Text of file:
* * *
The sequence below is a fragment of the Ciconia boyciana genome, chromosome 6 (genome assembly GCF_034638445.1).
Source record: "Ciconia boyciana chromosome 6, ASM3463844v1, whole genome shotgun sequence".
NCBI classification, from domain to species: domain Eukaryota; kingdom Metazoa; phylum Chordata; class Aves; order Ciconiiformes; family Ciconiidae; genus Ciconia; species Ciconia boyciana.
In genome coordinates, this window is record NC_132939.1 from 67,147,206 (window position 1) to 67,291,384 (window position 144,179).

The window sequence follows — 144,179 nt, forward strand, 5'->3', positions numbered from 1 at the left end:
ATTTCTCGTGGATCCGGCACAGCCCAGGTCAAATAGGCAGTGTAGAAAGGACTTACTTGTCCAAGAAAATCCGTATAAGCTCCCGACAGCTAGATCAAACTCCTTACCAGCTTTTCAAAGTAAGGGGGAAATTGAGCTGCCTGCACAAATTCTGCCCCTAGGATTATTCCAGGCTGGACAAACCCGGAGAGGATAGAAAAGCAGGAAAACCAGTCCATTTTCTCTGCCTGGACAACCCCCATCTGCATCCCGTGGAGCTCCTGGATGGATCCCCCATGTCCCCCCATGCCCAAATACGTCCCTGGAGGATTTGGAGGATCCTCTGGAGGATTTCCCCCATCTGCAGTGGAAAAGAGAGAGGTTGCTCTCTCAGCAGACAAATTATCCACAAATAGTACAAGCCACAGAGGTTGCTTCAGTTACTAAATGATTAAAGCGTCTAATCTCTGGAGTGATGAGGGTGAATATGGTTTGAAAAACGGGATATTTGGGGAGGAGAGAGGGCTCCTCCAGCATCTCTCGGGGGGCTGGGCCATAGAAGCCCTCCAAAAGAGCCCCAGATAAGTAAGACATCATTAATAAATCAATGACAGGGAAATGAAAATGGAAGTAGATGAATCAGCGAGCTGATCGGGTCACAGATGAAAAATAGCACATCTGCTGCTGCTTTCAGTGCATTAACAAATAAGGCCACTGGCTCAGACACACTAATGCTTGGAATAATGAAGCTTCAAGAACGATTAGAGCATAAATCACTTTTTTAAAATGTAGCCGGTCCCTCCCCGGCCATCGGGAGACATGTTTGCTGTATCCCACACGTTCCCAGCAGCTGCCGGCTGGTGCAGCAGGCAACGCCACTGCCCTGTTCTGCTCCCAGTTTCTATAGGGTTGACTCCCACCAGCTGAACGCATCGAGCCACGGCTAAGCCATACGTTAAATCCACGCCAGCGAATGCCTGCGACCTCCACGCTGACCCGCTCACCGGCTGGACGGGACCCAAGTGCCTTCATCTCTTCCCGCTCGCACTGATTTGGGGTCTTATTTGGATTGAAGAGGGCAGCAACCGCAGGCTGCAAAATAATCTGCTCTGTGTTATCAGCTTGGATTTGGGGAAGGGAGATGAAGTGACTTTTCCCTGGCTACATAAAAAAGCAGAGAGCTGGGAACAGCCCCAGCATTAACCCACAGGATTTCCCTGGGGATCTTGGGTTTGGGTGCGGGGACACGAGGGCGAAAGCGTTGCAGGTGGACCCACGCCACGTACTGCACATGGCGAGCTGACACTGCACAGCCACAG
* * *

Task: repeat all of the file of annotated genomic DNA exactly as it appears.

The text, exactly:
The sequence below is a fragment of the Ciconia boyciana genome, chromosome 6 (genome assembly GCF_034638445.1).
Source record: "Ciconia boyciana chromosome 6, ASM3463844v1, whole genome shotgun sequence".
NCBI classification, from domain to species: domain Eukaryota; kingdom Metazoa; phylum Chordata; class Aves; order Ciconiiformes; family Ciconiidae; genus Ciconia; species Ciconia boyciana.
In genome coordinates, this window is record NC_132939.1 from 67,147,206 (window position 1) to 67,291,384 (window position 144,179).

The window sequence follows — 144,179 nt, forward strand, 5'->3', positions numbered from 1 at the left end:
ATTTCTCGTGGATCCGGCACAGCCCAGGTCAAATAGGCAGTGTAGAAAGGACTTACTTGTCCAAGAAAATCCGTATAAGCTCCCGACAGCTAGATCAAACTCCTTACCAGCTTTTCAAAGTAAGGGGGAAATTGAGCTGCCTGCACAAATTCTGCCCCTAGGATTATTCCAGGCTGGACAAACCCGGAGAGGATAGAAAAGCAGGAAAACCAGTCCATTTTCTCTGCCTGGACAACCCCCATCTGCATCCCGTGGAGCTCCTGGATGGATCCCCCATGTCCCCCCATGCCCAAATACGTCCCTGGAGGATTTGGAGGATCCTCTGGAGGATTTCCCCCATCTGCAGTGGAAAAGAGAGAGGTTGCTCTCTCAGCAGACAAATTATCCACAAATAGTACAAGCCACAGAGGTTGCTTCAGTTACTAAATGATTAAAGCGTCTAATCTCTGGAGTGATGAGGGTGAATATGGTTTGAAAAACGGGATATTTGGGGAGGAGAGAGGGCTCCTCCAGCATCTCTCGGGGGGCTGGGCCATAGAAGCCCTCCAAAAGAGCCCCAGATAAGTAAGACATCATTAATAAATCAATGACAGGGAAATGAAAATGGAAGTAGATGAATCAGCGAGCTGATCGGGTCACAGATGAAAAATAGCACATCTGCTGCTGCTTTCAGTGCATTAACAAATAAGGCCACTGGCTCAGACACACTAATGCTTGGAATAATGAAGCTTCAAGAACGATTAGAGCATAAATCACTTTTTTAAAATGTAGCCGGTCCCTCCCCGGCCATCGGGAGACATGTTTGCTGTATCCCACACGTTCCCAGCAGCTGCCGGCTGGTGCAGCAGGCAACGCCACTGCCCTGTTCTGCTCCCAGTTTCTATAGGGTTGACTCCCACCAGCTGAACGCATCGAGCCACGGCTAAGCCATACGTTAAATCCACGCCAGCGAATGCCTGCGACCTCCACGCTGACCCGCTCACCGGCTGGACGGGACCCAAGTGCCTTCATCTCTTCCCGCTCGCACTGATTTGGGGTCTTATTTGGATTGAAGAGGGCAGCAACCGCAGGCTGCAAAATAATCTGCTCTGTGTTATCAGCTTGGATTTGGGGAAGGGAGATGAAGTGACTTTTCCCTGGCTACATAAAAAAGCAGAGAGCTGGGAACAGCCCCAGCATTAACCCACAGGATTTCCCTGGGGATCTTGGGTTTGGGTGCGGGGACACGAGGGCGAAAGCGTTGCAGGTGGACCCACGCCACGTACTGCACATGGCGAGCTGACACTGCACAGCCACAG